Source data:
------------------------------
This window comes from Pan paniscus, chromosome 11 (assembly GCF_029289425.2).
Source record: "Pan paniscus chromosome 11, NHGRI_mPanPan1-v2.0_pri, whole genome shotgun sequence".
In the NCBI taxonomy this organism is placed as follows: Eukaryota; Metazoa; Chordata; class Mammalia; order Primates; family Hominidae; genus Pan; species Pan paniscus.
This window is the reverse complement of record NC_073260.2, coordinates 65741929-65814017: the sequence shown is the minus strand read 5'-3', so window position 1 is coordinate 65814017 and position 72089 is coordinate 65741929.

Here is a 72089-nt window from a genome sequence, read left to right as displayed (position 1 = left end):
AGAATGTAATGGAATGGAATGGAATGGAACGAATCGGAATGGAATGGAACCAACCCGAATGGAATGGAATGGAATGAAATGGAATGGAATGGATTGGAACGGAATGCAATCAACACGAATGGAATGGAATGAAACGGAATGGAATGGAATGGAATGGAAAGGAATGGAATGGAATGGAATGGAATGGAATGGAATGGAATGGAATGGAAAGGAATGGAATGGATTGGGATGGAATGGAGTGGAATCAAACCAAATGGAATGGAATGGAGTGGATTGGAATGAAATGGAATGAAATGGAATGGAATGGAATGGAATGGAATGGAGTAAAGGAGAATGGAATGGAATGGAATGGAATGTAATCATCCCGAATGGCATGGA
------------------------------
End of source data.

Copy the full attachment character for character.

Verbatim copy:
This window comes from Pan paniscus, chromosome 11 (assembly GCF_029289425.2).
Source record: "Pan paniscus chromosome 11, NHGRI_mPanPan1-v2.0_pri, whole genome shotgun sequence".
In the NCBI taxonomy this organism is placed as follows: Eukaryota; Metazoa; Chordata; class Mammalia; order Primates; family Hominidae; genus Pan; species Pan paniscus.
This window is the reverse complement of record NC_073260.2, coordinates 65741929-65814017: the sequence shown is the minus strand read 5'-3', so window position 1 is coordinate 65814017 and position 72089 is coordinate 65741929.

Here is a 72089-nt window from a genome sequence, read left to right as displayed (position 1 = left end):
AGAATGTAATGGAATGGAATGGAATGGAACGAATCGGAATGGAATGGAACCAACCCGAATGGAATGGAATGGAATGAAATGGAATGGAATGGATTGGAACGGAATGCAATCAACACGAATGGAATGGAATGAAACGGAATGGAATGGAATGGAATGGAAAGGAATGGAATGGAATGGAATGGAATGGAATGGAATGGAATGGAATGGAAAGGAATGGAATGGATTGGGATGGAATGGAGTGGAATCAAACCAAATGGAATGGAATGGAGTGGATTGGAATGAAATGGAATGAAATGGAATGGAATGGAATGGAATGGAATGGAGTAAAGGAGAATGGAATGGAATGGAATGGAATGTAATCATCCCGAATGGCATGGA